Crave Theatre Company

Past Seasons

We take pride in our work and the journey we have been on thus far. If you have any questions about our past productions, or the process for creating them, feel free to reach out to us:

Previous Seasons


Our Dear Dead Drug Lord

Imago Theater  | August 11th, 2023

Mainstage Production

Written by Alexis Scheer and directed by Cambria Herrera. Featuring Ashlee Radney, Juliet Grace Simon, Mrissa Sanchez, Valentina Palaez, Francisco Garcia Pablo, and Mila Kasiwabara.

2021 - 2022


Shaking the Tree Theatre  | June 10th – July 3rd, 2022 

Featuring Kylie Jenifer Rose, Zeloszelos Marchandt, Gayle Hammersley, and Kayla Leacock* (Actors Equity)

2020 - 2021


Bad World by Crave Theatre Company

Virtual  | May 1st, 2021 

Bad World album launch. Featuring Kylie Jenifer Rose, Zeloszelos Marchandt, Ashley Mellinger, and Maya Maria Brown.


Season 4 /
Closed due to COVID-19

CoHo Productions  | January 4, 2020

Bad World workshop  featuring Kylie Jenifer Rose. MainStage production cancelled.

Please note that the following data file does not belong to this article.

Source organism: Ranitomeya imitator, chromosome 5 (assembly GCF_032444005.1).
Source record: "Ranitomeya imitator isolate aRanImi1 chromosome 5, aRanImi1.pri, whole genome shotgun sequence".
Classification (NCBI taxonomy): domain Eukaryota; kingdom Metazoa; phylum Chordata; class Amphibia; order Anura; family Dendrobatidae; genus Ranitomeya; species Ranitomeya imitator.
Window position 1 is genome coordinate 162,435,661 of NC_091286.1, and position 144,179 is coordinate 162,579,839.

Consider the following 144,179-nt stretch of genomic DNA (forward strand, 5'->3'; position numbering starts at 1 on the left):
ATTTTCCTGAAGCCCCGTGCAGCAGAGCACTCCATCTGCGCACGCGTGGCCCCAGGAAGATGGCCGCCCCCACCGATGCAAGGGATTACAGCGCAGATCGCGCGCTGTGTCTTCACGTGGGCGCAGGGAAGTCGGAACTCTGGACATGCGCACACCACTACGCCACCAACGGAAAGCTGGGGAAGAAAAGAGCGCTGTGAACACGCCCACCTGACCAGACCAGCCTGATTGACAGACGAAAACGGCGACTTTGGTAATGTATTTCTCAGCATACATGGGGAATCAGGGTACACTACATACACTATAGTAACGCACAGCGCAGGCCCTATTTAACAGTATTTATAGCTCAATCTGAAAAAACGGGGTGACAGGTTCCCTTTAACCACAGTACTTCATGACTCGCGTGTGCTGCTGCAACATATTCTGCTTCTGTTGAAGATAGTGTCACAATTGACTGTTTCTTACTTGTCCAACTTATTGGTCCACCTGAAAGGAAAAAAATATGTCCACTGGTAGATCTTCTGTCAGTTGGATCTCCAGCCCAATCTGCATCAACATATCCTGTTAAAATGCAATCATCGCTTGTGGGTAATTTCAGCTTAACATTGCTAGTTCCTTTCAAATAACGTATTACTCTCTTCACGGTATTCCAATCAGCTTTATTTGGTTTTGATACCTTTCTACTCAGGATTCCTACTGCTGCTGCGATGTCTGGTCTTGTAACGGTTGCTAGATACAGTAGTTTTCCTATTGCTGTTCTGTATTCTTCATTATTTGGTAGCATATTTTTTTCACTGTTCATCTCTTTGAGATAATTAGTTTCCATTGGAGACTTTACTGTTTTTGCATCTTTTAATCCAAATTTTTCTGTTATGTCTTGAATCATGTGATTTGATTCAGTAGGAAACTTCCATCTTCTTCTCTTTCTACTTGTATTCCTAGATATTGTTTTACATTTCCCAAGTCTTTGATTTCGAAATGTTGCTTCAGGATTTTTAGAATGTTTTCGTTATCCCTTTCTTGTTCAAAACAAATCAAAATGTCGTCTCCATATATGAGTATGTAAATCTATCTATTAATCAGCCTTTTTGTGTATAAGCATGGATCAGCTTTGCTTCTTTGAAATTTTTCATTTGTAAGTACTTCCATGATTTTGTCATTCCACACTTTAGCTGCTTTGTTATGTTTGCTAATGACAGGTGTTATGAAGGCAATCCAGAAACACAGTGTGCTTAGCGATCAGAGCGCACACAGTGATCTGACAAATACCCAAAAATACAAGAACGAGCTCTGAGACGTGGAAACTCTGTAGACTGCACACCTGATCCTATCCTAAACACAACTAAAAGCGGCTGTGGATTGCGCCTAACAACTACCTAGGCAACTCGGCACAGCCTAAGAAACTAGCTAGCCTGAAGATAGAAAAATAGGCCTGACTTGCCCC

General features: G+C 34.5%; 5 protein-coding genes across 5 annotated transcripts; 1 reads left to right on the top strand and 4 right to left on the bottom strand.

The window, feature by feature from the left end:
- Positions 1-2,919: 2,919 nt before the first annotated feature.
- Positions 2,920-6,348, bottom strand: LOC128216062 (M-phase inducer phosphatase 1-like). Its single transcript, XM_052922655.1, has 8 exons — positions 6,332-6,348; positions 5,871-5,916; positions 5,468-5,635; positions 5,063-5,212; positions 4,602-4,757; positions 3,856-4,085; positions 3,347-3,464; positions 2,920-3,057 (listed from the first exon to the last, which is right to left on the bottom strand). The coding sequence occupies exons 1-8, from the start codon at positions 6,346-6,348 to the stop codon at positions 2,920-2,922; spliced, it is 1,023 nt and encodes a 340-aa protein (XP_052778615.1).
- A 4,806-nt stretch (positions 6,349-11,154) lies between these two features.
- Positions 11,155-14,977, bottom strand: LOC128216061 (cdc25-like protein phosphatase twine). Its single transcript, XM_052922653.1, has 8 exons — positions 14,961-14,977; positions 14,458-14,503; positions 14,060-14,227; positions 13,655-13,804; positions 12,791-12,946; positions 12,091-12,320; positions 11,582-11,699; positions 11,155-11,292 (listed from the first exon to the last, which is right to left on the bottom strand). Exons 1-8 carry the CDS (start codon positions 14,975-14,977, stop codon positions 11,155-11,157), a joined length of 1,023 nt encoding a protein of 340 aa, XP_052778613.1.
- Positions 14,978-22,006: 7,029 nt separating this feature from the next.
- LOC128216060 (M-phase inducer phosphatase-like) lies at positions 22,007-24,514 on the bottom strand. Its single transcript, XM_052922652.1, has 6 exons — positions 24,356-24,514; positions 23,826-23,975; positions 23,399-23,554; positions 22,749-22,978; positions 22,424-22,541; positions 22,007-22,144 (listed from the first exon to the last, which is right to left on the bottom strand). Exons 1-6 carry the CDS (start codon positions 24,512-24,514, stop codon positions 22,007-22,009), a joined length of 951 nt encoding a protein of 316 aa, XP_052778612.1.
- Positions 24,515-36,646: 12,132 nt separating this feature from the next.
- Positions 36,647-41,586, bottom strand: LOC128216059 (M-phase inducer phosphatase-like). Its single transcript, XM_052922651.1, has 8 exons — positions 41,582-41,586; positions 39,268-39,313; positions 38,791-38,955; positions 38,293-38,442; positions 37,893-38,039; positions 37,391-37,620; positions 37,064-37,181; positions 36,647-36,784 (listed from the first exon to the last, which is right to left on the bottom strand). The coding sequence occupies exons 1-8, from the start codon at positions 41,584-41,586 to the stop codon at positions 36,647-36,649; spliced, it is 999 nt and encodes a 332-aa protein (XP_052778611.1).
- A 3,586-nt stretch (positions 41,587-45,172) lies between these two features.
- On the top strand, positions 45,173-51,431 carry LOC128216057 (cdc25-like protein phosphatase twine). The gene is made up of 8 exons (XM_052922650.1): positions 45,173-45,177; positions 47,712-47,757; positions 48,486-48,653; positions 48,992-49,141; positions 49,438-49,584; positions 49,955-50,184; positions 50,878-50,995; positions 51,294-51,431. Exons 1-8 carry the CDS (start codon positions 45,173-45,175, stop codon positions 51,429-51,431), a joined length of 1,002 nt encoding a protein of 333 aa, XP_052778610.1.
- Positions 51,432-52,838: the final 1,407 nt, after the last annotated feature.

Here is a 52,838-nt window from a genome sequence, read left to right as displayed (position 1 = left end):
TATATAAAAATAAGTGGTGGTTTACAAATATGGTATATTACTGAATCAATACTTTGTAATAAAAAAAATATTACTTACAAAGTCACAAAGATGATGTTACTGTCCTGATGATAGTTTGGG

Shaking the Tree Theatre | June 14th-30th, 2019
Featuring Maia McCarthy and Kylie Jenifer Rose


Shoebox Theatre | May 18th-June 3rd, 2018
Featuring Jessica Tidd, Sarah McGregor, David Mitchum Brown, and Kylie Jenifer Rose


Shoebox Theatre | May 26-June 11, 2017
Featuring Todd Van Voris.
Nominated for “Best Play” for Broadway World-Portland (2017)

Past Productions


We area always open to feedback and reviews. If you would like to leave a review or comment please reach out to us.

The is a play you simply must see to appreciate and it is a safe space to explore this very destructive trend in our society. Rose is a very brave lady and an absolutely amazing singer and actor! And hopefully this show is Broadway-bound, as it is topical in content, and professionally done in style. Liptak’s music is magical, as it always connects seamlessly with the lyrics.
You might think that, with a title such as Bad World, the original musical from Crave Theatre would be a dark, sad encounter with the zeitgeist. And in the sense that it deals with a young woman struggling with the aftermath of a sexual assault, darkness and sadness are part of the world in question. And yet, Bad World surges with such resilient, life-affirming energy that you’re likely to feel rather good about the world by the end of it.
Andrews has a masterpiece on her hands in this production and it should not be missed! The movements in the semi-circular space are beautiful to behold... McCarthy as Mark is extraordinary! ...And Rose is equally as riveting as the assistant, matching her mentor thought for thought. She's especially powerful in her dance moments. Both actors mesmerizing!